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China says it will not back down on S China Sea: Beijing

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China warned Washington Tuesday that it would not back down over its claims in the disputed South China Sea, following vows by the Trump administration to defend US and international interests there.

[BEIJING] China warned Washington Tuesday that it would not back down over its claims in the disputed South China Sea, following vows by the Trump administration to defend US and international interests there.

Comments by White House spokesman Sean Spicer about China's artificial islands in the Sea, some capable of military use, have upped the ante in the dispute.

"China has indisputable sovereignty over the South China Sea islands and their adjacent waters," foreign ministry spokeswoman Hua Chunying told a regular press briefing, adding that the country is "firm in safeguarding our rights and interests".

"The United States is not a party to the South China Sea issue."

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Mr Spicer said Monday that the US "is going to make sure we protect our interests" in the Sea.

"If those islands are, in fact, in international waters and not part of China proper, yeah, we'll make sure we defend international interests from being taken over by one country," he said.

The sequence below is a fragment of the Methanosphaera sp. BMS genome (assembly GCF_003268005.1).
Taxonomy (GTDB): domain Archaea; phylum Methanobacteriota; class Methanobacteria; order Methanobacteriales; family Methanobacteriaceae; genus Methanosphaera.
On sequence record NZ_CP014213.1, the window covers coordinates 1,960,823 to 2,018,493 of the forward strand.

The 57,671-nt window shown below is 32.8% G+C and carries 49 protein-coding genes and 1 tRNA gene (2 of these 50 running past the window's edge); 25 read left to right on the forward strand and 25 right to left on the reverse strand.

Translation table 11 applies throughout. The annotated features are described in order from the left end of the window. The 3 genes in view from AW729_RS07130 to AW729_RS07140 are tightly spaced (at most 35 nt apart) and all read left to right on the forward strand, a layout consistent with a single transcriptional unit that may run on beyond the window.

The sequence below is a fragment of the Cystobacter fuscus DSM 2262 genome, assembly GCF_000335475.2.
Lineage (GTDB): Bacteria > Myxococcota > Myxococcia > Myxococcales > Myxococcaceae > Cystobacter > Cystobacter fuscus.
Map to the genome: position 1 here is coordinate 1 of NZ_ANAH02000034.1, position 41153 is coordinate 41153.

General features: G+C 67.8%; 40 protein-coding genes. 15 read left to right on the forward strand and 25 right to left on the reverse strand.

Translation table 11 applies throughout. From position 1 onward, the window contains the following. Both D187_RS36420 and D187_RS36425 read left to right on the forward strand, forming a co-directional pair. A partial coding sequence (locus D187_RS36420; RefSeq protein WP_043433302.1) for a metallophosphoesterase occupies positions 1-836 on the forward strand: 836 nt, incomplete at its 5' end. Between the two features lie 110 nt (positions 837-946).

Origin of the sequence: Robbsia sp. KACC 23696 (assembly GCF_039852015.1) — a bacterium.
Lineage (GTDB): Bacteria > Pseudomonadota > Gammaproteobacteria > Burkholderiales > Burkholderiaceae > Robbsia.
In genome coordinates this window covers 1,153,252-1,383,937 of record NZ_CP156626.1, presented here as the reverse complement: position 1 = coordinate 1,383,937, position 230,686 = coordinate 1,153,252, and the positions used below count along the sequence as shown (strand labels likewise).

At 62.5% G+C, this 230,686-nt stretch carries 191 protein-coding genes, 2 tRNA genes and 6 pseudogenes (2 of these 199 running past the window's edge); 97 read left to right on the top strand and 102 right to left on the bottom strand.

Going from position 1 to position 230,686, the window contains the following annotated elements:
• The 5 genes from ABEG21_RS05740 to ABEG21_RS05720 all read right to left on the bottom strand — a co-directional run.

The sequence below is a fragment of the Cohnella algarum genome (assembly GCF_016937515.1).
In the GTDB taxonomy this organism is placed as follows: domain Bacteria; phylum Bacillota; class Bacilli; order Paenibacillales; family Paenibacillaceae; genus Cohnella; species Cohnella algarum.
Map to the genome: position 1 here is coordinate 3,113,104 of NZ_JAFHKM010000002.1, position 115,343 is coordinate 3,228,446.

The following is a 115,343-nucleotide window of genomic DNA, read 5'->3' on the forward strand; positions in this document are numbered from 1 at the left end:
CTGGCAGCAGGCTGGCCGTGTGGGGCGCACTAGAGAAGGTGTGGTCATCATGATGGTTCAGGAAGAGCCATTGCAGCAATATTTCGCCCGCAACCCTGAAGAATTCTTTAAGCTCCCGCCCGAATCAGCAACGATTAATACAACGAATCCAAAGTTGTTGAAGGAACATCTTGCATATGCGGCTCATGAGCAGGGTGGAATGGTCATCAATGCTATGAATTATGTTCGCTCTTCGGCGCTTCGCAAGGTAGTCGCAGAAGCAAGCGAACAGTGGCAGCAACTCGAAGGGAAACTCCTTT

Mr Trump's nominee for secretary of state, Rex Tillerson, said last week China's access to the islands might be blocked - raising the prospect of a military confrontation.

China lays claim to a vast swathe of the South China Sea within a so-called "nine dash line," including waters claimed by several of its neighbours.

Under President Barack Obama's administration, Washington insisted it was neutral on the question of sovereignty over the islets, reefs and shoals.

But, while calling for the dispute to be resolved under international law, the US supported freedom of navigation by sending naval patrols through Chinese-claimed waters.

Ms Hua said China "firmly upholds freedom of navigation and overflight in the South China Sea in accordance with international law" and urged the US to "fully respect the efforts of regional countries to safeguard peace and stability".

AFP

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